So, with cupboard bare, we headed to the smaller daily market at Place Richelme on a Wednesday, when the biggest outdoor markets don’t open.
This led to my first epiphany of the day: If you’re visiting Aix and looking for fresh food to cook, don’t shop on Tuesday, Thursday and Saturday, when everyone else does. Go on a quiet day, like Wednesday, when the vendors have time to talk and shoppers can look carefully at the food. It’s more relaxed and more fun.
What’s more, after 10 weeks of vacillating between the markets in Place Richelme and Place des Precheurs, we’ve decided we for the most part prefer the vendors in Place Richelme, where food is sold daily. The produce seems fresher.
Mind you, we have our exceptions. We remain absolutely loyal to our Place des Prescheurs’ honey guy, who gives out samples and loves to explain the different varieties. And we love the couple who sell their incredibly fresh eggs and fresh cooked chickens at Precheurs at well below the price of the competition. But from now on, most of our shopping will be in Place Richelme.
Oh yes. Did I mention the other epiphany? Walking home today, we decided that after retiring in a couple of years, we’re going to try spend at least four months of the year in Aix each winter and spring. Returning from a great week in Paris, Aix feels like coming home. It’s a self-contained city, easy-going, easy to walk around, interesting but not overwhelming. The tulips have opened in Pavillon Vendome three blocks away. Right now, 30 different films are showing in Aix theatres, some that start their first showing at 10:45 a.m. There’s no shortage of concerts. Bookstores in English as well as French abound.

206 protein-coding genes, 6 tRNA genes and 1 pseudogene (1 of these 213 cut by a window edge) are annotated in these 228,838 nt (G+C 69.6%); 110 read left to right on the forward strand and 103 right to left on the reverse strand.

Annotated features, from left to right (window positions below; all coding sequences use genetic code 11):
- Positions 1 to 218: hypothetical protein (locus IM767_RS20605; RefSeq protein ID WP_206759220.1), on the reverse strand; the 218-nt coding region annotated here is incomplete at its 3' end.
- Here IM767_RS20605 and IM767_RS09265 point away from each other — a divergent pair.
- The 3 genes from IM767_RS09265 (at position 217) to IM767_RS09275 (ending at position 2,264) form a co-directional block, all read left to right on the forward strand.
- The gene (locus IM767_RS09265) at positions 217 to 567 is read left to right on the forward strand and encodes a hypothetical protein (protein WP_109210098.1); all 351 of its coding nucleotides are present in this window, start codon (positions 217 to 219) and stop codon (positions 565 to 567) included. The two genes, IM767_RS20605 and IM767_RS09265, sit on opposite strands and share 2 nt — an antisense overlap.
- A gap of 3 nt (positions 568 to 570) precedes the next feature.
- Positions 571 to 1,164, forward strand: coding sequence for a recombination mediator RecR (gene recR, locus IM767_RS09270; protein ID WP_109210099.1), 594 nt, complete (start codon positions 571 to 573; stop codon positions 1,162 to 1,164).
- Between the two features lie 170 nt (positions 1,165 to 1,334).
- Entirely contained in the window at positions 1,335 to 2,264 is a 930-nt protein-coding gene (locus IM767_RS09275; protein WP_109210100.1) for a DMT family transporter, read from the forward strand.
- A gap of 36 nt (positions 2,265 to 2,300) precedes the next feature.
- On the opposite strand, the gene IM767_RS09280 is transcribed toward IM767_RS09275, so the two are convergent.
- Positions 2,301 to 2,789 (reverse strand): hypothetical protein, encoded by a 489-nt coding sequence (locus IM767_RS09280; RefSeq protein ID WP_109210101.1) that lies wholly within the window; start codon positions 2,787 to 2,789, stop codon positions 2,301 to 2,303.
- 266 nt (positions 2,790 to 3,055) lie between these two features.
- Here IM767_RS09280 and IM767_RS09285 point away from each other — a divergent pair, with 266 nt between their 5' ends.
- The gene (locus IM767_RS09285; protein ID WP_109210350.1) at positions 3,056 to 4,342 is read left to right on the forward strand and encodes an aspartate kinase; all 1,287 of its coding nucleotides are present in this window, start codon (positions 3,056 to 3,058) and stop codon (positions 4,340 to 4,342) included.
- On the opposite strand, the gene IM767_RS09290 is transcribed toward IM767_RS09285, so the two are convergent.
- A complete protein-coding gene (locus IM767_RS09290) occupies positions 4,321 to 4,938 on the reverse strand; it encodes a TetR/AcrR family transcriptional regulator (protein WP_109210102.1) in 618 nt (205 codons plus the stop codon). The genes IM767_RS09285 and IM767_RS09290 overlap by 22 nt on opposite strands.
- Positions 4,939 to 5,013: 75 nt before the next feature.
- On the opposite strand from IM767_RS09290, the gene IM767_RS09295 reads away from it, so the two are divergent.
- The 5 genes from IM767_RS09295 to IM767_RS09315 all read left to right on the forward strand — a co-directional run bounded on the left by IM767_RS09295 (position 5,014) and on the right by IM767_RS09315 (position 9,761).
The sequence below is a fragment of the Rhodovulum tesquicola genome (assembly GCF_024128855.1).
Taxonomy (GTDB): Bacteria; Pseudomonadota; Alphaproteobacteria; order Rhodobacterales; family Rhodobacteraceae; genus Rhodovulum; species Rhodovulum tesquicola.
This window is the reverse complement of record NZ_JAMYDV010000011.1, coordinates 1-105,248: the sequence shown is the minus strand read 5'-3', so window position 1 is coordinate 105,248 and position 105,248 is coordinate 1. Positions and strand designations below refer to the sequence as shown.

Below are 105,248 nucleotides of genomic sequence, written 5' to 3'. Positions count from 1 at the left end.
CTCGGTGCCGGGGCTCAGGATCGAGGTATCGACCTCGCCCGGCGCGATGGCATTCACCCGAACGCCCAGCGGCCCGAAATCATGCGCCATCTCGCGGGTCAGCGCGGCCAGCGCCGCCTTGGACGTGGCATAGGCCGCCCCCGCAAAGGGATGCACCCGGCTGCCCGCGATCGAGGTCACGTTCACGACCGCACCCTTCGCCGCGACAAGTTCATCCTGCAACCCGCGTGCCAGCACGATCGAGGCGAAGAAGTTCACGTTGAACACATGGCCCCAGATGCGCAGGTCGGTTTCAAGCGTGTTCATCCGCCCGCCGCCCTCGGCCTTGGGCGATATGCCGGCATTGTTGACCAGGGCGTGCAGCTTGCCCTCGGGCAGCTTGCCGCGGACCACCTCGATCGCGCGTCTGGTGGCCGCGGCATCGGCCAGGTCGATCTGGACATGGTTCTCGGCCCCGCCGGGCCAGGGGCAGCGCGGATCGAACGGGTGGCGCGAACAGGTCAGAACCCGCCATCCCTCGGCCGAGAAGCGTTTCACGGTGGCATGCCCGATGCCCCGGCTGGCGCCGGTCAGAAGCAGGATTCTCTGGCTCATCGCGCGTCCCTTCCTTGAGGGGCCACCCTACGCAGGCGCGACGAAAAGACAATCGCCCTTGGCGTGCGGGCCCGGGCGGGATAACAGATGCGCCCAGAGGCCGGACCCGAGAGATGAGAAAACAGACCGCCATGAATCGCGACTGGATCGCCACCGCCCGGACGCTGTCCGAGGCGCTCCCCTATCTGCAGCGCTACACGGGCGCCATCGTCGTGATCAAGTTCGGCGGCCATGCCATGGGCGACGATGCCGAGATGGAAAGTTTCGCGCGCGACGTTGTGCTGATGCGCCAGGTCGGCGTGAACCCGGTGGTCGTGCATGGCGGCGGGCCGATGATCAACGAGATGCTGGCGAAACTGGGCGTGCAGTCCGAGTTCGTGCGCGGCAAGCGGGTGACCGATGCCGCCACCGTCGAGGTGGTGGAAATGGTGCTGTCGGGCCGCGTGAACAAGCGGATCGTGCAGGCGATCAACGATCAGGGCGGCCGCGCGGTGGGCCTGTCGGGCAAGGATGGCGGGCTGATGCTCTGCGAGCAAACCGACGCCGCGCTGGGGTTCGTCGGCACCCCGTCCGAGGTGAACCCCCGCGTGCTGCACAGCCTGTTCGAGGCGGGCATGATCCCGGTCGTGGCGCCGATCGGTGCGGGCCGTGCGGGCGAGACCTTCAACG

And the market food? Well you have to see, smell and eat it to understand just how fantastic it is.
No, the French will never throw open the front door and invite their new neighbor over for a Sunday barbecue. It’s not part of their culture. But we get weary of the tired American assumption that the French are arrogant and unfriendly. Today we bought train tickets to visit the mother of a friend in Montpelier. The ticket seller not only waited patiently as we debated whether to take the express or local train, but he looked around the office for props to give a dramatic demonstration of the difference between une chaise (a chair) and un fauteuil (an armchair). A seat on the train, by the way, is the latter.
A little later, as I leaned across the checkout line at Boucherie du Palais in an effort to read the phone number on a release about a jazz event, a woman in line began reading it to me. Rude? The opposite. Day to day we have far more of these kinds of experiences than those such as one with an impatient ticket seller at the Aix TGV (fast train) Station 10 days ago.
Bottom line: Cultures vary and all have their crabby people. But give the French a chance and most will surprise you with their small acts of kindness.